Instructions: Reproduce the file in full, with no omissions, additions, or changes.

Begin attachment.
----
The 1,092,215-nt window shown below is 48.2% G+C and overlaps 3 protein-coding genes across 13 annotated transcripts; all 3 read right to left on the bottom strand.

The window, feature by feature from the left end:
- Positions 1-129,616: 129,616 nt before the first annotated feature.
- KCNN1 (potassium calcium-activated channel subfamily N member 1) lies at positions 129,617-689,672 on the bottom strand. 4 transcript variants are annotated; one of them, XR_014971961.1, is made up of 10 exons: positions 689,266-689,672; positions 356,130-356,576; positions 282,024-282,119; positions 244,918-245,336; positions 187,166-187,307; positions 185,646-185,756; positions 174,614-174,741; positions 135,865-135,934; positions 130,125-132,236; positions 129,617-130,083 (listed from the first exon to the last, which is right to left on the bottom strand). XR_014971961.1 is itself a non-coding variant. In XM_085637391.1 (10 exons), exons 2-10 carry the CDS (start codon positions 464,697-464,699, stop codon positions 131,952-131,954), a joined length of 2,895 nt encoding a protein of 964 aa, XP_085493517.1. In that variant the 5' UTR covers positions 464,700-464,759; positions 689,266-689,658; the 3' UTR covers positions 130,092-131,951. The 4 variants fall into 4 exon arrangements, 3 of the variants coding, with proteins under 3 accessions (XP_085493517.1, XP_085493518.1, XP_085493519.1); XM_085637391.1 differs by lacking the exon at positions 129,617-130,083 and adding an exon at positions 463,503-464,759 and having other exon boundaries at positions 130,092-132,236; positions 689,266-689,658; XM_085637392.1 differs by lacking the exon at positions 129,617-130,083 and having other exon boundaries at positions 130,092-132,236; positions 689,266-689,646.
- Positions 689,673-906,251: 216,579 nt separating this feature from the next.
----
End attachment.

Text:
The 1,092,215-nt window shown below is 48.2% G+C and overlaps 3 protein-coding genes across 13 annotated transcripts; all 3 read right to left on the bottom strand.

The window, feature by feature from the left end:
- Positions 1-129,616: 129,616 nt before the first annotated feature.
- KCNN1 (potassium calcium-activated channel subfamily N member 1) lies at positions 129,617-689,672 on the bottom strand. 4 transcript variants are annotated; one of them, XR_014971961.1, is made up of 10 exons: positions 689,266-689,672; positions 356,130-356,576; positions 282,024-282,119; positions 244,918-245,336; positions 187,166-187,307; positions 185,646-185,756; positions 174,614-174,741; positions 135,865-135,934; positions 130,125-132,236; positions 129,617-130,083 (listed from the first exon to the last, which is right to left on the bottom strand). XR_014971961.1 is itself a non-coding variant. In XM_085637391.1 (10 exons), exons 2-10 carry the CDS (start codon positions 464,697-464,699, stop codon positions 131,952-131,954), a joined length of 2,895 nt encoding a protein of 964 aa, XP_085493517.1. In that variant the 5' UTR covers positions 464,700-464,759; positions 689,266-689,658; the 3' UTR covers positions 130,092-131,951. The 4 variants fall into 4 exon arrangements, 3 of the variants coding, with proteins under 3 accessions (XP_085493517.1, XP_085493518.1, XP_085493519.1); XM_085637391.1 differs by lacking the exon at positions 129,617-130,083 and adding an exon at positions 463,503-464,759 and having other exon boundaries at positions 130,092-132,236; positions 689,266-689,658; XM_085637392.1 differs by lacking the exon at positions 129,617-130,083 and having other exon boundaries at positions 130,092-132,236; positions 689,266-689,646.
- Positions 689,673-906,251: 216,579 nt separating this feature from the next.